Artwork of cultural collagist Awol Erizku contains a wide range of platforms including photography, sculpture, installations and even films. His biggest inspiration, as he states, came from Bronx. His idea was to show the positive side of youngsters in this area unlike the stereotype perception that most of the people have of this community, presenting them in a harsh and delinquent way. To some this may seem as a regular and maybe boring view of regular people, but to Erizku, its beauty is exactly that: ‘To me, they are beautiful but they aren’t models. Finding a regular person and seeing the beauty in them and wanting to work with them and photograph them is a kind of discovery’. His photographs, as well as his other works are on display at Hasted Kraeutler since June 19 running through August 15, in an exhibition called ‘The Only Way Is Up’. If you haven’t checked it out yet, we suggest you do before its closing.
Even though work of the 26-year-old artist has an obvious connection to African American traditional culture, he cleverly combines it with the current and modern themes that are close to his heart. Paramount among his interests is the re-contextualization and re-purposing of ready-made objects - especially those vested with powerful associations or connotations. In Awol’s work there are undoubtedly many associations as well as inspirations with other artists, especially David Hammons and John Outterbridge. Also, Erizku’s work often involves the subversion of expected relationships between text and image, inspired by an encounter with Ed Ruscha’s OOF, 1962, painting at MoMA, described by Erizku as “Pop art at its finest.”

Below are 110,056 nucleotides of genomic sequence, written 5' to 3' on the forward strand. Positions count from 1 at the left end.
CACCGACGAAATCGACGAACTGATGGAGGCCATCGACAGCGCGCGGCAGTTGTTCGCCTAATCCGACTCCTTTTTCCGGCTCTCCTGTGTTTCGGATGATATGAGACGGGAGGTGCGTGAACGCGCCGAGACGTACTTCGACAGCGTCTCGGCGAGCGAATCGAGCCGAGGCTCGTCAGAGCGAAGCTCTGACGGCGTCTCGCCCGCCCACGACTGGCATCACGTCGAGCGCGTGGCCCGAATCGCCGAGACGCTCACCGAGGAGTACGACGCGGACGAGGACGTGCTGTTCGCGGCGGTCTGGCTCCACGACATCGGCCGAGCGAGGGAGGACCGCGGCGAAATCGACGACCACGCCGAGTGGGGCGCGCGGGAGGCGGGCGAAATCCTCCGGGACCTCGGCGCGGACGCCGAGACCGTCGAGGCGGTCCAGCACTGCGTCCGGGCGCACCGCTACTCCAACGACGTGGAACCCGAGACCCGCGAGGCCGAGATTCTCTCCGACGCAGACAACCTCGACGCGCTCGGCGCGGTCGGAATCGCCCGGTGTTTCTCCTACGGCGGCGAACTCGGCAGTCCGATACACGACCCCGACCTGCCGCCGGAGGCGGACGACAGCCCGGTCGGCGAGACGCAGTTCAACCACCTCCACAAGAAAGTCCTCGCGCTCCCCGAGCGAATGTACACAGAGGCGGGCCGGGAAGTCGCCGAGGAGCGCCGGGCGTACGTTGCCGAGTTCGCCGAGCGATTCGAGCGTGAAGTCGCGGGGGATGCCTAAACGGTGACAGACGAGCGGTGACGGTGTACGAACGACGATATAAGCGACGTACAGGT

If you thought that the title of the show is accidentally the same to a Quincy Jones record, you’re wrong. This was one of the most listened to albums in his home when Erizku was a child, and its message of empowerment and uplift was something that stuck in the artist’ mind ever since. Also, alluding to Donald Judd’s sculpture from his series of ‘Stacks’, Erizku referenced the lyrics from a Jay-Z hit song ‘Picasso Baby’, which expresses the extravagance and luxury of life as a cultural superstar. In Judd’s original, painted iron boxed are installed vertically on the wall, one beneath another, while Erizku replaced the boxes with basketball hoops, alluding to the childhood and public courts in his hood. These pieces are also on display at Hasted Krautler until August 15, 2014.
Awol Erizku received his B.A. From The Cooper Union in 2010, and completed his M.F.A from Yale in 2014. His exhibition debut in New York City was in the critically acclaimed exhibition, Art2, which placed his work alongside Duane Michals, Roe Ethridge, Richard Prince, and Roy Lichtenstein at The FLAG Art Foundation in 2011. He is part of renowned national collections, including the collections of Amy & John Phelan, The FLAG Art Foundation, The Mott-Warsh Collection, Jason Wright, Geer Mountain Holdings, and Nancy L. Lane.